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Though he is the potter and we are but clay, this does not keep us from complaining about our station. When the God of heaven and earth, the One who made all things, asks if the clay will ask of the Potter, “Why have You made me thus?” the implication is crystal clear—clay is not supposed to do that. Indeed, it is comically out of place. The Apostle Paul takes up this imagery from Isaiah to answer that thorny question at the very heart of God’s sovereignty over men—why does God find fault with us, when He is sovereign over us? Paul does not so much answer the question as remind us questioners of our utter lack of standing to ask it. But even we who embrace Paul’s answer, who delight in God’s sovereign power over us, still find ourselves grumbling against the Potter.

We are willing, of course, to leave our eternal destiny in His hands, remembering that He will have mercy on whom He will have mercy.  We know ourselves well enough to know that if we were left to ourselves, we would speed headlong into the abyss, and so we give thanks that the Potter reshaped us in our regeneration such that we would freely but unalterably embrace the work of Christ on our behalf.

What it means that we are but clay and He is the Potter, however, runs much deeper.  Paul is not just affirming that we need to be changed by God, though that is certainly true. He is not just arguing that God has the authority to do so, though that is certainly true as well. Instead, Paul is asserting that God has absolute authority over us, that we are not only under His power but under His ownership. We belong to Him. He may—indeed, He will—do with us exactly as He pleases for precisely His purposes.

It was our first, but by no means our last confrontation with heartbreak. My wife, Denise, and I were at the doctor’s office for a common rite of passage, to get a first peek through the magic of sonogram technology at our latest child. My deepest fear going into the room was that somehow we would accidentally find out whether it was a boy or a girl. We were among those rare birds who prefer to wait. That all changed, however, as the tech’s smile dissipated, and she excused herself to fetch the doctor. He entered and took over the machinery. Thirty seconds later, he let us know that our baby had died. I held Denise’s hand as he explained what had happened medically, and then he excused himself to give us a moment alone. As we held each other and our tears mingled together, I quoted Job to her: “The Lord giveth. The Lord taketh. Blessed be the name of the Lord.”

When we lay down our lives and take up His cross, we put to death our own agenda. His kingdom is our all in all.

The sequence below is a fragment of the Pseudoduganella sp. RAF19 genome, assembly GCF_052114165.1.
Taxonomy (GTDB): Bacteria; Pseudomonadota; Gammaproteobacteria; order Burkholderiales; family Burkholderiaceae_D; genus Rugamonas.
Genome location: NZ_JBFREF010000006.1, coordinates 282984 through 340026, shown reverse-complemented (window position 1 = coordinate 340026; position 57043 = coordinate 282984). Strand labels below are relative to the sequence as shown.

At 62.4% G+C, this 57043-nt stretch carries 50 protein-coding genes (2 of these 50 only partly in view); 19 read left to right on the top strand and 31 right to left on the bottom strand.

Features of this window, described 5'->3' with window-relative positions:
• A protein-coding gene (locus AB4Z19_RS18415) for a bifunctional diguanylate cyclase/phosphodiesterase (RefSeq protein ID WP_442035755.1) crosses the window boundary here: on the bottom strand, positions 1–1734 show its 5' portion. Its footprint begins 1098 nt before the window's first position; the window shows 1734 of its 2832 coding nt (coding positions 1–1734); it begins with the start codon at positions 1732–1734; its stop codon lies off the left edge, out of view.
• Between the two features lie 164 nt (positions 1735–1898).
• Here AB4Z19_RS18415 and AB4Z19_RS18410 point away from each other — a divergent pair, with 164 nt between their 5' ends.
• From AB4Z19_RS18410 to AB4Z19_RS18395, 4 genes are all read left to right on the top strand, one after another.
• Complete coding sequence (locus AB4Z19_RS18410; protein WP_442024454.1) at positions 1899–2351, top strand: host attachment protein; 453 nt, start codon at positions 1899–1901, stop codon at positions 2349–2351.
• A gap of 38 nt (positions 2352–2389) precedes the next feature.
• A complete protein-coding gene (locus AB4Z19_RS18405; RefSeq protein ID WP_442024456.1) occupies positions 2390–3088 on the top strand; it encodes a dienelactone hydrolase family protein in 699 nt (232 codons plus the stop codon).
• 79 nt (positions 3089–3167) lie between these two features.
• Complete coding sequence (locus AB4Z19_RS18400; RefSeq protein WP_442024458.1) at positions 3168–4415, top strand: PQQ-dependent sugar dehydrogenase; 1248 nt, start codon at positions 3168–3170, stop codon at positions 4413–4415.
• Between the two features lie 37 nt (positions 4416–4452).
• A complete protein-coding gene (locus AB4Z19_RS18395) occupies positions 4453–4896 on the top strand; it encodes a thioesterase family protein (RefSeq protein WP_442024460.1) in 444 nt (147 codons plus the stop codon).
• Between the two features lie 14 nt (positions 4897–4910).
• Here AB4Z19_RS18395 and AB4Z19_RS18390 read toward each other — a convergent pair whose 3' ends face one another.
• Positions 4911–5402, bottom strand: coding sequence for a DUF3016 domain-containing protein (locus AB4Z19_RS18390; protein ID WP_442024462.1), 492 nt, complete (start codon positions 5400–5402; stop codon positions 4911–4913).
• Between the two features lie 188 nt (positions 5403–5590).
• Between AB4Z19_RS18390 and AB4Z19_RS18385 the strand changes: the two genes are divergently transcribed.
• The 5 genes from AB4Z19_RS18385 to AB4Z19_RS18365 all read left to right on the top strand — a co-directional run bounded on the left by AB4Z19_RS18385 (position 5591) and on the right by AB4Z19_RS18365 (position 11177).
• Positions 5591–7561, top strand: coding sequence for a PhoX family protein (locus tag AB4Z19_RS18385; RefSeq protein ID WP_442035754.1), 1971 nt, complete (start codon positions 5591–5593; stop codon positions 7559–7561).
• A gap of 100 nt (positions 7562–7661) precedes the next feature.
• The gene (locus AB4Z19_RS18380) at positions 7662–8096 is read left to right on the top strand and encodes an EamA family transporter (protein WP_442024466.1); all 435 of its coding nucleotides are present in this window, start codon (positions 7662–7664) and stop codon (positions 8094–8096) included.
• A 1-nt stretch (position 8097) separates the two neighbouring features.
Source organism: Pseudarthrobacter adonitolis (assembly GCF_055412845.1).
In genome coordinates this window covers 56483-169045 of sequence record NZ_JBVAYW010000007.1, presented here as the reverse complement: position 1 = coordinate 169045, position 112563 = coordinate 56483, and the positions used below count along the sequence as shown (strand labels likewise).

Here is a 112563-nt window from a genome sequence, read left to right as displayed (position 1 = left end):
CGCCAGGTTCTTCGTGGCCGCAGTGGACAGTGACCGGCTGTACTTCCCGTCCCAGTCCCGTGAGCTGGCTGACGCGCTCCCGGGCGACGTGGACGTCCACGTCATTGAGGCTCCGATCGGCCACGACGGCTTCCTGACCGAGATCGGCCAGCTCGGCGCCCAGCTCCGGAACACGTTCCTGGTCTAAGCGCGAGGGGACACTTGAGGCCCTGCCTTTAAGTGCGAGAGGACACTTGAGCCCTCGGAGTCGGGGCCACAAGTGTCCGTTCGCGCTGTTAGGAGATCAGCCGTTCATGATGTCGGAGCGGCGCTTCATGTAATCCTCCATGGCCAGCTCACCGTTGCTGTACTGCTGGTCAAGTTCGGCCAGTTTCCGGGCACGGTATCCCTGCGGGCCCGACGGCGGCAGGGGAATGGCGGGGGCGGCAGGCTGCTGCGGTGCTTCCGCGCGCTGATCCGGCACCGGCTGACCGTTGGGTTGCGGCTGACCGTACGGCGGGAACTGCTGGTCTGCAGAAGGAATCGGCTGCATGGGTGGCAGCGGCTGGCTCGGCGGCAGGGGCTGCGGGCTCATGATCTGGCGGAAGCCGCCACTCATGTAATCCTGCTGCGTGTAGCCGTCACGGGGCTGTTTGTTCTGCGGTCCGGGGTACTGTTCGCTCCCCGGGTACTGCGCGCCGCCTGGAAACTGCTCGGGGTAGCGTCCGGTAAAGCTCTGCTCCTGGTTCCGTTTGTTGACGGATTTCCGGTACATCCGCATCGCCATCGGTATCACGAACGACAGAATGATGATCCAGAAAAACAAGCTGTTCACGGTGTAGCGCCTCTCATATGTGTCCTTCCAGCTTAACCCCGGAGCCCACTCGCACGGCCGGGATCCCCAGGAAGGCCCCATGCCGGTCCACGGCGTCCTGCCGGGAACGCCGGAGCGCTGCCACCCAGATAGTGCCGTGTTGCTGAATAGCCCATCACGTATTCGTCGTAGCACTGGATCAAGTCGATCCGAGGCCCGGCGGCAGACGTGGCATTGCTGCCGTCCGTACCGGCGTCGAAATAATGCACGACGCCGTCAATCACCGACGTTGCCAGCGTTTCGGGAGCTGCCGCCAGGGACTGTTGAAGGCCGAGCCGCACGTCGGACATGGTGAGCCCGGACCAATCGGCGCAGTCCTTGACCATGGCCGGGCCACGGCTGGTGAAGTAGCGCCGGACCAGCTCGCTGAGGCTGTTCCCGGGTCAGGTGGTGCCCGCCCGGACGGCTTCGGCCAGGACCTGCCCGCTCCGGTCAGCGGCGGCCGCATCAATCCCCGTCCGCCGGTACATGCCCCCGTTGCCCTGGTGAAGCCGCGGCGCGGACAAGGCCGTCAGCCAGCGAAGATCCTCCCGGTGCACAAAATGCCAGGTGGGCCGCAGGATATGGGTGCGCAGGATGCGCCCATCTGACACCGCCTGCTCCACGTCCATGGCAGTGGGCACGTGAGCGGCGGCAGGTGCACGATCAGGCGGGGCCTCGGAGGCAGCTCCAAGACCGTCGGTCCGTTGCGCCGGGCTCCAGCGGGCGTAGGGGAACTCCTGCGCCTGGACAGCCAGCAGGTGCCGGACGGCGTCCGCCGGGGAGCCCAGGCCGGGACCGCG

I was not being cavalier, not dismissing our mutual sorrow. Neither was I throwing up my hands as if to say, “Well, He’s God. Sometimes He’s good to us. Sometimes He’s mean. There’s nothing we can do about it.” Instead, I was trying to enter into our very purpose. The Lord does give. He does take away. His name is to be blessed, however, not ultimately because of what He gives or what He takes away but because of who He is.  He is worthy to be praised for His being, before He has blessed us or cursed us, before He has done anything at all.  He is praiseworthy not because He is the perfect means to our own ends but because He is the end Himself.

That—His glory in who He is—is the ultimate reason why He makes some vessels for mercy and some for judgment. That—His glory in who He is—is the ultimate reason why He opens wombs, closes wombs, and numbered our baby’s days. What we have to learn, however, is that—His glory in who He is—is the ultimate reason for our own existence. Our purpose, our telos, our reason for being, is not merely that we would speak words of praise while we live our lives but that our lives and everything in them would manifest His glory.  He does not exist for our sake. Rather, we exist for His glory.

Job was, at the beginning of his story, the very picture of what our culture would call success. He was surrounded by family who loved him. He had servants in his employ. He was a man of character, and he was likely one of the wealthiest men in the world. In an escalating series of brief moments, as tragedy followed calamity on the heels of a dark providence, he lost it all. Well, almost all. The character remained. It’s true that near the end, he slipped and brought his accusation against God. This piece of pottery did ask the Potter, “Why have you allowed my life to be smashed to pieces?” Quickly enough, though, he repented, recognizing whose life it actually was. He came to grasp that his calling wasn’t to pursue his wealth or his health, but that he was to pursue first the kingdom of God. His kingdom is that place where our Father’s absolute authority is joyfully recognized, humbly submitted to, and fervently celebrated, whatever our circumstances.

When we lay down our lives and take up His cross, we put to death our own agenda. His kingdom is our all in all. And this ought to put to death our every fear, for our single end is certain—He has been given all authority in heaven and on earth. He is bringing all things into subjection. He will come again, and every knee will bow, every tongue confess that He is Lord. Blessed be the name of the Lord.

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From the January 2017 Issue
Jan 2017 Issue